“This is truly a stunning addition to the Disney Vacation Club portfolio,” said Ken Potrock, Senior Vice President and General Manager of Disney Vacation Club. “Research has told us that Disney’s Polynesian Village Resort is one of our most beloved Walt Disney World Resort hotels. As a result, we integrated a new Disney Vacation Club resort that stays true to the original character of this spectacular and iconic property.”

The Deluxe Studios at Disney’s Polynesian Villas & Bungalows are the largest at Walt Disney World Resort, sleeping five guests each. Each features tropical décor complete with striking prints, bamboo-style fixtures, a whimsical hidden pull-down bed and a split bathroom perfect for families. The Deluxe Studios also offer the flexibility of connecting to an adjacent room.

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File under: They must really need a drink. A couple Tiki Bar die-hards have actually been spotted waiting outside the future home of Trader Sam’s Grog Grotto and Tiki Terrace inside the Polynesian Village Resort. Disney World just announced they’ll be waiting a bit longer as the official opening date is still not set. However, it’s expected to be sometime late-April with soft openings coming a bit sooner  (tomorrow). Apparently, they’re waiting for the themed Tiki souvenir glassware to arrive.

According to Disney,

Founded by Adventureland’s famous “head” salesman, Trader Sam’s Grog Grotto has some similarities to the Anaheim original. But at Walt Disney World Resort, the magical theming reflects its new resort location. This enchanted South Seas hideaway welcomes guests to explore a menu of “magical tropical drinks and food,” and while this new version shares a few cocktails and small plates, Beverage Manager Brad Ward, Chef Lenny DeGeorge, and the Concept Development team have created new menu items just for the Walt Disney World Resort Trader Sam’s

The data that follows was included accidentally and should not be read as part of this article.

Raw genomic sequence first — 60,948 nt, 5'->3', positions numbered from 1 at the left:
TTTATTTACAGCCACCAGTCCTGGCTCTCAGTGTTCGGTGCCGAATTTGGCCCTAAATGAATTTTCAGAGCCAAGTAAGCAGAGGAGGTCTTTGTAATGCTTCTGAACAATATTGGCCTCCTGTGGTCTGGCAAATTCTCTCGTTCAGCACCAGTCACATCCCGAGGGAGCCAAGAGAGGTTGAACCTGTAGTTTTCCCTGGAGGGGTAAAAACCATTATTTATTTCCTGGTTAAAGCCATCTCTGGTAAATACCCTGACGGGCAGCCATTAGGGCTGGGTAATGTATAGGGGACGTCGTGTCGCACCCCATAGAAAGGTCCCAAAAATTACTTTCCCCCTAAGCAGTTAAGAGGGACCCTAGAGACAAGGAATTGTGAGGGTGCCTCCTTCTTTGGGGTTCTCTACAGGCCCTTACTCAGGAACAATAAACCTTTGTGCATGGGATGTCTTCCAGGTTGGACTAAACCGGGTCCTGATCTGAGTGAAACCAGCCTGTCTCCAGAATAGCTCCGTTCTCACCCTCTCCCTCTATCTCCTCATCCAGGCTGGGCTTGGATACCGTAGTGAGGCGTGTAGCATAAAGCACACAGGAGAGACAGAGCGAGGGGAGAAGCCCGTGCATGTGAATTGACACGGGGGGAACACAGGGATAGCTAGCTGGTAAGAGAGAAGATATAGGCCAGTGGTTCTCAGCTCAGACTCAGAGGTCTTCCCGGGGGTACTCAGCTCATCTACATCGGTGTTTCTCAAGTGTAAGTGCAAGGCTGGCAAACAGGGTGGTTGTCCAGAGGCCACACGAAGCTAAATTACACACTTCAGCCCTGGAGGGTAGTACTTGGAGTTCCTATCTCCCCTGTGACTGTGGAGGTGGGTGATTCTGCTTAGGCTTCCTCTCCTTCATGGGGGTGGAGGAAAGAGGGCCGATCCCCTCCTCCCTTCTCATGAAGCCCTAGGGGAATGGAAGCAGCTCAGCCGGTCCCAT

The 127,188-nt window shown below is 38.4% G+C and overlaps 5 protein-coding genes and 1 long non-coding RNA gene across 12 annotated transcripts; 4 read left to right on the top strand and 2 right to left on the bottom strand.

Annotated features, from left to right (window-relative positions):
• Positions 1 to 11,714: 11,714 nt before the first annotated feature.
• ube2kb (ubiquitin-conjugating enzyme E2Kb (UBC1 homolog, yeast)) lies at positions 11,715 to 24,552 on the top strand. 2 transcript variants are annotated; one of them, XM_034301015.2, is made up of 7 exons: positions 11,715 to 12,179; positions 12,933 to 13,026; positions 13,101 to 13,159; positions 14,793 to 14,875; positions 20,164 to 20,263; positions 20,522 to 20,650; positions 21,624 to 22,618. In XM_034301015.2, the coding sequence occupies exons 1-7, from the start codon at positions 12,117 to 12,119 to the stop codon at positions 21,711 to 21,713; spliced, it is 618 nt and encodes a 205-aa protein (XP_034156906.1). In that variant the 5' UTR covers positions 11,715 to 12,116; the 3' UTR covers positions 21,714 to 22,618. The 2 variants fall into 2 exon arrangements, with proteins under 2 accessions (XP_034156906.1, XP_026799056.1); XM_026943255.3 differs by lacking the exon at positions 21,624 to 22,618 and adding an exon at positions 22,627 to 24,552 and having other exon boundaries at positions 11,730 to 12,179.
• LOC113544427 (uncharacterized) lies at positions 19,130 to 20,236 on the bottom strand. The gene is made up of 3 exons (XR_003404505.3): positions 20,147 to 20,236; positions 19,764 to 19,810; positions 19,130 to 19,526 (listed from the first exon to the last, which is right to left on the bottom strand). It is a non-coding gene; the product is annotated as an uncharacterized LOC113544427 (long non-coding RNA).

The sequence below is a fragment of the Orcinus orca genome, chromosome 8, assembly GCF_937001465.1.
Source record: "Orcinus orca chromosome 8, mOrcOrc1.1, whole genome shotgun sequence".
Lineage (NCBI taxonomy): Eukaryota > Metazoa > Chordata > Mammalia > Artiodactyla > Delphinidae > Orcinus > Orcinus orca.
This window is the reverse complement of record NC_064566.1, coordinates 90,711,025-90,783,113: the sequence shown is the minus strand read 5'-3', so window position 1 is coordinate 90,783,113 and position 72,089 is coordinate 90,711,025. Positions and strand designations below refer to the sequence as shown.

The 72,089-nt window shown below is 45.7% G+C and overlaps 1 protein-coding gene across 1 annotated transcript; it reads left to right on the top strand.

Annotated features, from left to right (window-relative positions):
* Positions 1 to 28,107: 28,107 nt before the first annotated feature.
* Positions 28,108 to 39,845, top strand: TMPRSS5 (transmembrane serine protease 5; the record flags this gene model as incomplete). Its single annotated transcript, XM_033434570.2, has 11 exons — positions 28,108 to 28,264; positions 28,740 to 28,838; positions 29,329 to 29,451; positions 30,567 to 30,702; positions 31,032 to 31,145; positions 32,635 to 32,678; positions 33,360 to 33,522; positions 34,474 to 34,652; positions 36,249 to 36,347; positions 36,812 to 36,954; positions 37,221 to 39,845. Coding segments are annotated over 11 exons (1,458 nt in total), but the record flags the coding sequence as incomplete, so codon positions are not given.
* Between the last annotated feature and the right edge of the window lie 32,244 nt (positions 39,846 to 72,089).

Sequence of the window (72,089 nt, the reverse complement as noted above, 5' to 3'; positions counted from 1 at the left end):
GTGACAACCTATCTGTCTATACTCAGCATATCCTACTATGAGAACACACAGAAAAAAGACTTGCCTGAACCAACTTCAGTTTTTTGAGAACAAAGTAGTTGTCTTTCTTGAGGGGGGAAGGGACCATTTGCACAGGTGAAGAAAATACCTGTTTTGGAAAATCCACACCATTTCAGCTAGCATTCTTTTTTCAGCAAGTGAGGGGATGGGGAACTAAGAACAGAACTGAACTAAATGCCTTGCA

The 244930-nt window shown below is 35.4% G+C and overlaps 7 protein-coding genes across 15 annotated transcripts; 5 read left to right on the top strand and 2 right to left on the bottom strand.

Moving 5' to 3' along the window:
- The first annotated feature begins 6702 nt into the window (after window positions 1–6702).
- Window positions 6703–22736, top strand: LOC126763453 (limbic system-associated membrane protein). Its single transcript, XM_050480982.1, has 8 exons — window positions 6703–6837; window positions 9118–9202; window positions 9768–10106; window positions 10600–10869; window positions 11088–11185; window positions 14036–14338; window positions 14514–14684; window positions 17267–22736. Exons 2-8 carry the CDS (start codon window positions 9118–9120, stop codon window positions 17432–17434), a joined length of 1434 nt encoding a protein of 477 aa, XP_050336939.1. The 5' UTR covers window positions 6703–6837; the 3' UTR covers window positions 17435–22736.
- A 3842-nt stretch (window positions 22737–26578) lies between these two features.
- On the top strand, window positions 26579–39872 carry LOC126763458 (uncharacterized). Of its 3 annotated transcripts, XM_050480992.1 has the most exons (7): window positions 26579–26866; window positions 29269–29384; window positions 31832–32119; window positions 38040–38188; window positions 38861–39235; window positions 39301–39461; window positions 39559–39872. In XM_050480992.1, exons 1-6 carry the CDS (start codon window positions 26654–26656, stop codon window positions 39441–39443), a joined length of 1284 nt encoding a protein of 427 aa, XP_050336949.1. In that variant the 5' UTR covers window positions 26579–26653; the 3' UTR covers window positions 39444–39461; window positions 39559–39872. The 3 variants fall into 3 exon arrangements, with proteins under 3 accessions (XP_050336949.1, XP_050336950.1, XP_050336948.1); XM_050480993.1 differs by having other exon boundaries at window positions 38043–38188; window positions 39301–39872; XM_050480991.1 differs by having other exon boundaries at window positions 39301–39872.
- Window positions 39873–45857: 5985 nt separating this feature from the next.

Sounds great. I can’t wait to get inside either. I guess I’ll have to line up with everyone else. The good news is Disney did release a photo from inside the tiki bar and some shots of very delicious looking drinks and small-bites.

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Seven Dwarfs Mine Train

Foxx Fur, whose Passport to Dreams blog I return to time and time again for her detailed dissections of Disney’s theme park & resort design, is out with a wrap up of how good (or bad) 2014 was for Disney’s domestic theme parks. Okay, technically, the full reviews ended in 2011. Foxx Fur just hasn’t had the heart to continue them since then, too depressing. Instead this year, we get a take down of epic proportions on three huge mistakes Disney made in 2014.

To be fair, there is some good stuff to be happy about in 2014, New Fantasyland finally opened its final attraction “The Seven Dwarfs Mine Train” and it is a charming dark ride (albeit with some unforgivable errors at the end) and the Magic Kingdom also got a parade it deserves in “Festival of Fantasy.”

But three major changes are pretty much unforgivable from the author’s perspective.

I haven’t been to Disneyland in much too long. When I was last there, you could still visit Walt Disney’s un-used apartment above New Orleans Square. It was great having that previously private space open to guests, even if it was as a store. When it became the Dream Suite, that space was lost to guests. I knew that the expansion of Club 33 in 2014 cost guests another space (the Court of Angels), but I didn’t realize how badly it mangled Walt Disney’s vision of New Orleans Square destroying perspective and genericizing facades that were previously some of the best examples of Imagineering in any of the parks.

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With both the Contemporary and Grand Floridian getting Disney Vacation Club exclusive extensions, it was only a matter of time before the “worst kept secret” made its way to the Polynesian too. Unlike the other two projects on the resort monorail loop, there is no new dedicated wing, instead there will be remodeled rooms and new bungalows that are perched out over the Seven Seas Lagoon.

We have watched as the Bungalows were constructed, but we finally have a better idea of what they’ll look like, what the floor plan will be, and what a stay will cost.

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Each of the 20 Bungalows will sleep 8 in 1093 sq. ft pacific island design themed luxury. But it’s a tight floorplan with 4 of those beds either murphy or pullout beds.